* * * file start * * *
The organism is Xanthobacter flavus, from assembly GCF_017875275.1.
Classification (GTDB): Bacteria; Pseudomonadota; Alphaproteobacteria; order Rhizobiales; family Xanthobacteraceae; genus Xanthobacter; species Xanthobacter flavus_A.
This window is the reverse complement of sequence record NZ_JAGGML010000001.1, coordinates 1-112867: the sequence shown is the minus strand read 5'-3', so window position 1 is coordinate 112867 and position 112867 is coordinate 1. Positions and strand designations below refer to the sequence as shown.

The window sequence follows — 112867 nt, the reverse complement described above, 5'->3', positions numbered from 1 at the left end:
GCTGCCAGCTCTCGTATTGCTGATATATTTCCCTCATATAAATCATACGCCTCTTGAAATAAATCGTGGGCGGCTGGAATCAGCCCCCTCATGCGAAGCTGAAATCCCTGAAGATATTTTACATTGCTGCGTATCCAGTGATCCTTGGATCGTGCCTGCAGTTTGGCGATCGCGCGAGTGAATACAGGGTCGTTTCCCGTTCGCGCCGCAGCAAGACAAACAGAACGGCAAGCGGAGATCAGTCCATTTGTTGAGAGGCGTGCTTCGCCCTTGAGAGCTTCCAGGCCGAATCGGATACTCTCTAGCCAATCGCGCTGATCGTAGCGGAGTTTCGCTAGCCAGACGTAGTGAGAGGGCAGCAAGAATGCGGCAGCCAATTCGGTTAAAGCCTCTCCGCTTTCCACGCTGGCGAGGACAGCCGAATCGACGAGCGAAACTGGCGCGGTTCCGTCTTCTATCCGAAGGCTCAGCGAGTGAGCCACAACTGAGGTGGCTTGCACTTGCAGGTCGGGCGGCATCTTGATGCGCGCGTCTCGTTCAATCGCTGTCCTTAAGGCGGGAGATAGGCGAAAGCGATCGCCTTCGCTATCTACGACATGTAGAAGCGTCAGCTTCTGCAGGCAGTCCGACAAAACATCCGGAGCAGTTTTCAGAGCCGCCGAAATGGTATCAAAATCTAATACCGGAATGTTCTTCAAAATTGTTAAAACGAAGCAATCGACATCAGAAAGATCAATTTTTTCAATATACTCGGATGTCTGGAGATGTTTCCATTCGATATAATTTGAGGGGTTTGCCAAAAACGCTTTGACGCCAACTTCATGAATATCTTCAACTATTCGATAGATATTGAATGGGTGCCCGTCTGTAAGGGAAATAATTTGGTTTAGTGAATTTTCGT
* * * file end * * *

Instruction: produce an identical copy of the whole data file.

The organism is Xanthobacter flavus, from assembly GCF_017875275.1.
Classification (GTDB): Bacteria; Pseudomonadota; Alphaproteobacteria; order Rhizobiales; family Xanthobacteraceae; genus Xanthobacter; species Xanthobacter flavus_A.
This window is the reverse complement of sequence record NZ_JAGGML010000001.1, coordinates 1-112867: the sequence shown is the minus strand read 5'-3', so window position 1 is coordinate 112867 and position 112867 is coordinate 1. Positions and strand designations below refer to the sequence as shown.

The window sequence follows — 112867 nt, the reverse complement described above, 5'->3', positions numbered from 1 at the left end:
GCTGCCAGCTCTCGTATTGCTGATATATTTCCCTCATATAAATCATACGCCTCTTGAAATAAATCGTGGGCGGCTGGAATCAGCCCCCTCATGCGAAGCTGAAATCCCTGAAGATATTTTACATTGCTGCGTATCCAGTGATCCTTGGATCGTGCCTGCAGTTTGGCGATCGCGCGAGTGAATACAGGGTCGTTTCCCGTTCGCGCCGCAGCAAGACAAACAGAACGGCAAGCGGAGATCAGTCCATTTGTTGAGAGGCGTGCTTCGCCCTTGAGAGCTTCCAGGCCGAATCGGATACTCTCTAGCCAATCGCGCTGATCGTAGCGGAGTTTCGCTAGCCAGACGTAGTGAGAGGGCAGCAAGAATGCGGCAGCCAATTCGGTTAAAGCCTCTCCGCTTTCCACGCTGGCGAGGACAGCCGAATCGACGAGCGAAACTGGCGCGGTTCCGTCTTCTATCCGAAGGCTCAGCGAGTGAGCCACAACTGAGGTGGCTTGCACTTGCAGGTCGGGCGGCATCTTGATGCGCGCGTCTCGTTCAATCGCTGTCCTTAAGGCGGGAGATAGGCGAAAGCGATCGCCTTCGCTATCTACGACATGTAGAAGCGTCAGCTTCTGCAGGCAGTCCGACAAAACATCCGGAGCAGTTTTCAGAGCCGCCGAAATGGTATCAAAATCTAATACCGGAATGTTCTTCAAAATTGTTAAAACGAAGCAATCGACATCAGAAAGATCAATTTTTTCAATATACTCGGATGTCTGGAGATGTTTCCATTCGATATAATTTGAGGGGTTTGCCAAAAACGCTTTGACGCCAACTTCATGAATATCTTCAACTATTCGATAGATATTGAATGGGTGCCCGTCTGTAAGGGAAATAATTTGGTTTAGTGAATTTTCGT